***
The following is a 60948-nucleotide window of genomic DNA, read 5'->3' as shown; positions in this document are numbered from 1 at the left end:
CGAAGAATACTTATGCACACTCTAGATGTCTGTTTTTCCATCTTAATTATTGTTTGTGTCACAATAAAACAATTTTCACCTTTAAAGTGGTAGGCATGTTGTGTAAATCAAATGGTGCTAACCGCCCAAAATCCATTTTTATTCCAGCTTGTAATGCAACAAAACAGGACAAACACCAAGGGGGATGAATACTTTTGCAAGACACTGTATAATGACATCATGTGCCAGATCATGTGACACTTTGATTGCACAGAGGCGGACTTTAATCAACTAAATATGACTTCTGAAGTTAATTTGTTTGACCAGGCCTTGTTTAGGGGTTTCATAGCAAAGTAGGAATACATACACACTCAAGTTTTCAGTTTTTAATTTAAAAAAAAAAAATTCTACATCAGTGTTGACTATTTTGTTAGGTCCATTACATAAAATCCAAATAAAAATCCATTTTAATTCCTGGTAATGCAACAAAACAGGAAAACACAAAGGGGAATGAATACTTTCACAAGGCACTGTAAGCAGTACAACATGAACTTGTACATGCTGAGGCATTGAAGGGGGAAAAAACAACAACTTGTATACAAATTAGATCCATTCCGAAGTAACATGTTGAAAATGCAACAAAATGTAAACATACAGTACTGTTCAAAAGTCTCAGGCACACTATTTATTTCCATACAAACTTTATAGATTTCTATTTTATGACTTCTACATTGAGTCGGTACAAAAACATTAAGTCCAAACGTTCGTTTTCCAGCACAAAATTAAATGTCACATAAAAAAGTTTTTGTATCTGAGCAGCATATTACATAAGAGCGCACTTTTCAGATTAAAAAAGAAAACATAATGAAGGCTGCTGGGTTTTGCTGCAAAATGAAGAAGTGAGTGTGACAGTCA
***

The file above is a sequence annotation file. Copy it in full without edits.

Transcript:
The following is a 60948-nucleotide window of genomic DNA, read 5'->3' as shown; positions in this document are numbered from 1 at the left end:
CGAAGAATACTTATGCACACTCTAGATGTCTGTTTTTCCATCTTAATTATTGTTTGTGTCACAATAAAACAATTTTCACCTTTAAAGTGGTAGGCATGTTGTGTAAATCAAATGGTGCTAACCGCCCAAAATCCATTTTTATTCCAGCTTGTAATGCAACAAAACAGGACAAACACCAAGGGGGATGAATACTTTTGCAAGACACTGTATAATGACATCATGTGCCAGATCATGTGACACTTTGATTGCACAGAGGCGGACTTTAATCAACTAAATATGACTTCTGAAGTTAATTTGTTTGACCAGGCCTTGTTTAGGGGTTTCATAGCAAAGTAGGAATACATACACACTCAAGTTTTCAGTTTTTAATTTAAAAAAAAAAAATTCTACATCAGTGTTGACTATTTTGTTAGGTCCATTACATAAAATCCAAATAAAAATCCATTTTAATTCCTGGTAATGCAACAAAACAGGAAAACACAAAGGGGAATGAATACTTTCACAAGGCACTGTAAGCAGTACAACATGAACTTGTACATGCTGAGGCATTGAAGGGGGAAAAAACAACAACTTGTATACAAATTAGATCCATTCCGAAGTAACATGTTGAAAATGCAACAAAATGTAAACATACAGTACTGTTCAAAAGTCTCAGGCACACTATTTATTTCCATACAAACTTTATAGATTTCTATTTTATGACTTCTACATTGAGTCGGTACAAAAACATTAAGTCCAAACGTTCGTTTTCCAGCACAAAATTAAATGTCACATAAAAAAGTTTTTGTATCTGAGCAGCATATTACATAAGAGCGCACTTTTCAGATTAAAAAAGAAAACATAATGAAGGCTGCTGGGTTTTGCTGCAAAATGAAGAAGTGAGTGTGACAGTCA